Your 5D Data Can Now Be Stored For 13.8 Billion Years

One of the disadvantages with modern data storage techniques lies in the failure of the medium on which it is stored. Mechanical hard drives inevitably fail and flash storage wears out.

These are digital related issues of course, but storage of information has always involved some form of deterioration, for example, photographs and books.

In our daily lives we’ve nearly all had to transfer movies from VHS to DVD, or documents and images from floppy disk to CD.

Until now there hasn’t been a true ‘save and forget’ medium for long term storage of data. And by long term we really mean long term.


Scientists at the UK’s University of Southampton have developed the recording and retrieval process of five dimensional (5D) digital data by femtosecond laser writing on nanostructured glass.

The self-assembled nanostructures change the way light travels through glass, modifying polarisation of light that can then be read by combination of optical microscope and a polariser, similar to that found in Polaroid sunglasses.

Optical disks of today reflect light in two dimensions, but 5D glass disks now will do this in five dimensions – the nanograting orientation, ‘strength’ of refraction and its location within the x, y and z axis.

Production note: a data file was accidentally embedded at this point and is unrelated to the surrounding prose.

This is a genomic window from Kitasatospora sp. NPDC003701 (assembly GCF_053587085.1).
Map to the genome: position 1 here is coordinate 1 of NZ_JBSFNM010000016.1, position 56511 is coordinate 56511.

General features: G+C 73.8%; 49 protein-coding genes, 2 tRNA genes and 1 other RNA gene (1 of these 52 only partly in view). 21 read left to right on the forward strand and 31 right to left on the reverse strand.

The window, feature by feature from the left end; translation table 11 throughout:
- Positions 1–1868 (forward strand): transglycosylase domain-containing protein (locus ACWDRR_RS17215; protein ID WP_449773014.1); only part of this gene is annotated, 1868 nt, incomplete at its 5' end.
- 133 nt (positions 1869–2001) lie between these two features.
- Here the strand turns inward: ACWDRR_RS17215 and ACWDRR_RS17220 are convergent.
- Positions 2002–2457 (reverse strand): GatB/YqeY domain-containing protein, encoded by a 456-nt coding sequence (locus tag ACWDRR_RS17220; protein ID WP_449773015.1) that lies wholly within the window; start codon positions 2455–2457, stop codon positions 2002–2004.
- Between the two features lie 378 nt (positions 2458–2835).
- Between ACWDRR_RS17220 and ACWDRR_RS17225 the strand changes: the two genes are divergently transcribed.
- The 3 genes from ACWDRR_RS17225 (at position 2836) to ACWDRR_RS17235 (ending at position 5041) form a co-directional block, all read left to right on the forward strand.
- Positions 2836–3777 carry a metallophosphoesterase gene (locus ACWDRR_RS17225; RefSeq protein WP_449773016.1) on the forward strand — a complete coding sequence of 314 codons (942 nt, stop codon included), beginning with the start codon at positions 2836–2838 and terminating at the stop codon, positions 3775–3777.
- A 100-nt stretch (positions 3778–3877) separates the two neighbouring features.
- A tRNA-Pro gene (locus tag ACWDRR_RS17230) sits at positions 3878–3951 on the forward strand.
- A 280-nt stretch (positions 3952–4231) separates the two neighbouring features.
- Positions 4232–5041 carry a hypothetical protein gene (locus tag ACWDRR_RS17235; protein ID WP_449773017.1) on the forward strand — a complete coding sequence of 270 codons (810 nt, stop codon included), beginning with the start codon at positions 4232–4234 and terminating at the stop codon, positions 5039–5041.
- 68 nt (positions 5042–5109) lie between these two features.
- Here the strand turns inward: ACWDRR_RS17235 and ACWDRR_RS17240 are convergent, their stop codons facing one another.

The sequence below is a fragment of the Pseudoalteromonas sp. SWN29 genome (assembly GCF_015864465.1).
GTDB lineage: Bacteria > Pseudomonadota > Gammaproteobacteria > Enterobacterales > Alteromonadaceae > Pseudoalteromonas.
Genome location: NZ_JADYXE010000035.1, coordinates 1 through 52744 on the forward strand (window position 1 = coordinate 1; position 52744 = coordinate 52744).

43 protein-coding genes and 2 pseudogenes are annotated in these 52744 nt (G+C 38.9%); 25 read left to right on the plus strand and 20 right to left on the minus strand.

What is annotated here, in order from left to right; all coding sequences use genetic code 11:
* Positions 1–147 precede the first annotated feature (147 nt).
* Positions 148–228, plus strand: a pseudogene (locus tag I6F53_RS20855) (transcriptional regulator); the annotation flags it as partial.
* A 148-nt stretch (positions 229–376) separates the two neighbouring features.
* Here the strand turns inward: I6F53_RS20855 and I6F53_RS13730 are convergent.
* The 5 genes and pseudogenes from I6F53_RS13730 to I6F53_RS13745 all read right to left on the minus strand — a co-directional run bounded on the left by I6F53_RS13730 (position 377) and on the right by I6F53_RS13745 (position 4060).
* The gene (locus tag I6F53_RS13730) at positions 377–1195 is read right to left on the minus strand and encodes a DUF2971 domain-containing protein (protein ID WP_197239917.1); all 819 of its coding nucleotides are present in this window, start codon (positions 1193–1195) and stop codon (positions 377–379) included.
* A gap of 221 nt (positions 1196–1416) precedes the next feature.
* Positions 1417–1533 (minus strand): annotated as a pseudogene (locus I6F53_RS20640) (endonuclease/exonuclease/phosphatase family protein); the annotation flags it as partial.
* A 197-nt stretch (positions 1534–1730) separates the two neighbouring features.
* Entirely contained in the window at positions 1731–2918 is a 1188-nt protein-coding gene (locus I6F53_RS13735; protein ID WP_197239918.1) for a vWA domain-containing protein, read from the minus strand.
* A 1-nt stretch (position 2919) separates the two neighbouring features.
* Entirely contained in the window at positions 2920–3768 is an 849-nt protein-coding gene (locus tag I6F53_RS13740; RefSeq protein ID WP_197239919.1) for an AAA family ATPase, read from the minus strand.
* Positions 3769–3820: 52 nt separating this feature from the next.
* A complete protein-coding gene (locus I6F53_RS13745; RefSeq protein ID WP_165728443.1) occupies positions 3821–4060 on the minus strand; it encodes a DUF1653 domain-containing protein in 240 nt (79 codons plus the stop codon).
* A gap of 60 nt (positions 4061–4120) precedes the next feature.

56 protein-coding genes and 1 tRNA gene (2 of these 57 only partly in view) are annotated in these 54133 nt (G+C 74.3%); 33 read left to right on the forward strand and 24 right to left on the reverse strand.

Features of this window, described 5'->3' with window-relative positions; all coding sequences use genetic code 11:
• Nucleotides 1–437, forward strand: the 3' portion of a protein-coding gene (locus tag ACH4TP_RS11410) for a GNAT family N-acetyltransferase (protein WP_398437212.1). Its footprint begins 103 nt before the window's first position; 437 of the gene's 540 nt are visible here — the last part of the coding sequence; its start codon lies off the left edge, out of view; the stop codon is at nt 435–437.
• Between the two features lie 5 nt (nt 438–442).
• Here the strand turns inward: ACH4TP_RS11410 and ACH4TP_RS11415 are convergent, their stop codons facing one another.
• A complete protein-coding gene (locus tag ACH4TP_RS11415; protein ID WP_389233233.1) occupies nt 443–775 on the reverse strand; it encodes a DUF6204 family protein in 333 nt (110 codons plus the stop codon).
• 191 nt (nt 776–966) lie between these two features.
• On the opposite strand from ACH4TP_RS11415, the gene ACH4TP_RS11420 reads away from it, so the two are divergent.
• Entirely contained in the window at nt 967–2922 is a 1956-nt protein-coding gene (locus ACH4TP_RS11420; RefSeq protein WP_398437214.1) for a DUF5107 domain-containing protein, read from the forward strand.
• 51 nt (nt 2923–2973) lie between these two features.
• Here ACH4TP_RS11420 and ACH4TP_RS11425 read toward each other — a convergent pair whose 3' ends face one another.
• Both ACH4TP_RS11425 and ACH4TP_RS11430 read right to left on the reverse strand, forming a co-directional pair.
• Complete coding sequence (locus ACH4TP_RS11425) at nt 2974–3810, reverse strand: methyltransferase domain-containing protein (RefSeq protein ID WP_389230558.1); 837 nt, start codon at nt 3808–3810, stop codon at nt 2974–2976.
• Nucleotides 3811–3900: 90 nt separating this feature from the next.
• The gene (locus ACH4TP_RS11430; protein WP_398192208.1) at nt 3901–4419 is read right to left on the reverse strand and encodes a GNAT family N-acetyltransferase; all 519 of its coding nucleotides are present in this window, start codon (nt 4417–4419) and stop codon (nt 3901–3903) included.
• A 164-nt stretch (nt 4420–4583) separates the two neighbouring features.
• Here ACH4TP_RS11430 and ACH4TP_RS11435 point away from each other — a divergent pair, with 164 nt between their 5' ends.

The storage promises 360TB disk/storage capacity, thermal storage up to 1,000°C and almost unlimited lifetime at room temperature (13.8 billion years at 190°C).

16_23-UN_UDoHR.png_SIA_JPG_background_imageAlready major documents from human history such as Universal Declaration of Human Rights (UDHR), Newton’s Opticks, Magna Carta and Kings James Bible, have been saved as digital copies that could survive the human race.

Professor Peter Kazansky, from the University’s Optoelectronics Research Centre says: “It is thrilling to think that we have created the technology to preserve documents and information and store it in space for future generations. This technology can secure the last evidence of our civilisation: all we’ve learnt will not be forgotten.”


This technology may well preserve the memory and plans of some of man’s greatest and most intriguing structures long after they’ve weathered and crumbled.

Structures like the pyramids, Rome’s Colosseum and England’s Stonehenge may now be ‘preserved’ for posterity and to be able to remembered in billions of years’ time.


Source: The Urban Developer

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